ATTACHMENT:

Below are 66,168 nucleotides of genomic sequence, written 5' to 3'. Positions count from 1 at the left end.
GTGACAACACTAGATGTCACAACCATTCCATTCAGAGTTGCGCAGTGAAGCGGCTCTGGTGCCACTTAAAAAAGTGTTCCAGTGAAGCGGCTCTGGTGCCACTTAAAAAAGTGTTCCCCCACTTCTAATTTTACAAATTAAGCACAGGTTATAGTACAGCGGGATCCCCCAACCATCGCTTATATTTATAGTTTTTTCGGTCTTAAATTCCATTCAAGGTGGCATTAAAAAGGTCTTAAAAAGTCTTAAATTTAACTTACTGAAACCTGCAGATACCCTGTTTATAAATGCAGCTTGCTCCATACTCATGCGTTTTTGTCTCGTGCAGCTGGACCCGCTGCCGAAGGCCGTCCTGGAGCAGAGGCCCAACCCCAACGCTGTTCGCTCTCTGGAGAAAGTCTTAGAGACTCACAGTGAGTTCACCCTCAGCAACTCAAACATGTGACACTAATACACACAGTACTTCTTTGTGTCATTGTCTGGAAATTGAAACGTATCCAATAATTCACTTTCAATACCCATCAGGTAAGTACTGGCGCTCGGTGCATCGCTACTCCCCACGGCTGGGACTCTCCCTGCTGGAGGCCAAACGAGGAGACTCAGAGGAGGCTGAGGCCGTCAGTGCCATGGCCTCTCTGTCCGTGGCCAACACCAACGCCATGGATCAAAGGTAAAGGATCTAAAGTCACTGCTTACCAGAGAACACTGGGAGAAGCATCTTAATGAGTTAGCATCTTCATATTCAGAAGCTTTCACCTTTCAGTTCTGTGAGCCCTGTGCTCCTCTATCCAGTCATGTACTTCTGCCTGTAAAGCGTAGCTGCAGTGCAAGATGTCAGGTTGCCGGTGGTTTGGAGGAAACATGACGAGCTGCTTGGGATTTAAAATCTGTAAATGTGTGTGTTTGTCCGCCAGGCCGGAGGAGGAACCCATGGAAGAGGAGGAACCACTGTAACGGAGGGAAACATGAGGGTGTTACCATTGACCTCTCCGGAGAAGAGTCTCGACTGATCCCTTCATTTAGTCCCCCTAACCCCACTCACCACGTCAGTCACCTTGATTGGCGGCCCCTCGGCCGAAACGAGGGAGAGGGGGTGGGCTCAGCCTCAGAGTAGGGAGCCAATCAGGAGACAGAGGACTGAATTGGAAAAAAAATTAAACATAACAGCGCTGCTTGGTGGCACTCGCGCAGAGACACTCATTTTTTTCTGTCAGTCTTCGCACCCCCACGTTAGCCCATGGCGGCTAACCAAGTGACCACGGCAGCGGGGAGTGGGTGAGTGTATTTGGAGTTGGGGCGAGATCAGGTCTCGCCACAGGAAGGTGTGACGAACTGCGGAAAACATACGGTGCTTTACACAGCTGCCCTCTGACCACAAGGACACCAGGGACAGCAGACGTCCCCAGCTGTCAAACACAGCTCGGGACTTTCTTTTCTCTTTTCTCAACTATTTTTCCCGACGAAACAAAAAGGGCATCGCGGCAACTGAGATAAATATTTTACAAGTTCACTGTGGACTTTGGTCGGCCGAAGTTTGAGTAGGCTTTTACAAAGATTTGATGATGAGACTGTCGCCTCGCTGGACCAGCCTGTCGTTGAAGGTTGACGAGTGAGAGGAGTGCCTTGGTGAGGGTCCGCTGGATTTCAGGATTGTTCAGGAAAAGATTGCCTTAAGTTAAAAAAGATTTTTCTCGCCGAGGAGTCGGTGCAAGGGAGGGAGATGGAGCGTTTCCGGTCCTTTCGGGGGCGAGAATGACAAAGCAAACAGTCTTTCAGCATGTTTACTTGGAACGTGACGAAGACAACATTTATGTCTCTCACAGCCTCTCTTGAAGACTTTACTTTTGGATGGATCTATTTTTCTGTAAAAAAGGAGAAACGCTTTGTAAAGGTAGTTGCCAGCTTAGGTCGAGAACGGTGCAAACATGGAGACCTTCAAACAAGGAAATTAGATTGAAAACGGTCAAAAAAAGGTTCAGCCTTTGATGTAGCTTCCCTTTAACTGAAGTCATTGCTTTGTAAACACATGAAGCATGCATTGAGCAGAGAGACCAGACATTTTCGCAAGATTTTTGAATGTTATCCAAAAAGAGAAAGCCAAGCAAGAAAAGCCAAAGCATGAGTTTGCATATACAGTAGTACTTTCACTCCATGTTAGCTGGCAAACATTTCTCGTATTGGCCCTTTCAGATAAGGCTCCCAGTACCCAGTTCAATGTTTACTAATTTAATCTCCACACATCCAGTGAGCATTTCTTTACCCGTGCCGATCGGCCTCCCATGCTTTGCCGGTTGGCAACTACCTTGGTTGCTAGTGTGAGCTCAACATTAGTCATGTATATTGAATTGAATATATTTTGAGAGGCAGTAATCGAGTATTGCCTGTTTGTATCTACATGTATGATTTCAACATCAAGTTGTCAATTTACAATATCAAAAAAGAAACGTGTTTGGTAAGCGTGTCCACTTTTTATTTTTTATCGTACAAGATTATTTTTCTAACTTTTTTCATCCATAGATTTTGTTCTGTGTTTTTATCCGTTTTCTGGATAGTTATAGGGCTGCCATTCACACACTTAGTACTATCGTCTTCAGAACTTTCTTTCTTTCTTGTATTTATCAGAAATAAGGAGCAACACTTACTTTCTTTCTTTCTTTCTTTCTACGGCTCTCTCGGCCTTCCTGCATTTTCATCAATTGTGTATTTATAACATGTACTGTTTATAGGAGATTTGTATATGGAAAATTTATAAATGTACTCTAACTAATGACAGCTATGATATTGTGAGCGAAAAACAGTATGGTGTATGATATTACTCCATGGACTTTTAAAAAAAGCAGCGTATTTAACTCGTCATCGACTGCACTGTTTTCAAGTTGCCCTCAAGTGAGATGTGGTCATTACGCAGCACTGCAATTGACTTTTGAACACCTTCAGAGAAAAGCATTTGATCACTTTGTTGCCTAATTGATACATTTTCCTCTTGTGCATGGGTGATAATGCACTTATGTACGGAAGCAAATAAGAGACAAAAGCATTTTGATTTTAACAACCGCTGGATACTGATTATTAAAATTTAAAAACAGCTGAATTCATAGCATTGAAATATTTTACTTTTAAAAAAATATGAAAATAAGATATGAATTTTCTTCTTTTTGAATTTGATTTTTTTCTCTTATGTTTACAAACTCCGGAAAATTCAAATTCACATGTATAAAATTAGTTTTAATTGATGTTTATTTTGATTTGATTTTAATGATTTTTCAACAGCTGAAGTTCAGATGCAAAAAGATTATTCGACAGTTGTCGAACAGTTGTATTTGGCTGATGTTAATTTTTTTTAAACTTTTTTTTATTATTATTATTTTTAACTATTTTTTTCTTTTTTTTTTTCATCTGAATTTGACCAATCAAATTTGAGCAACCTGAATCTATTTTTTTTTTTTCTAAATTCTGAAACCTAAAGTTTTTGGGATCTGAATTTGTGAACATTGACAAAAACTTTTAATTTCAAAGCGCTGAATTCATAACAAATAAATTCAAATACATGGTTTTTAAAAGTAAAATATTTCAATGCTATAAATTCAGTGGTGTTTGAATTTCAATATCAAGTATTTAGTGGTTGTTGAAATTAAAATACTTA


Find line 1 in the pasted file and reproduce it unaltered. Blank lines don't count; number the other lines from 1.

Below are 66,168 nucleotides of genomic sequence, written 5' to 3'. Positions count from 1 at the left end.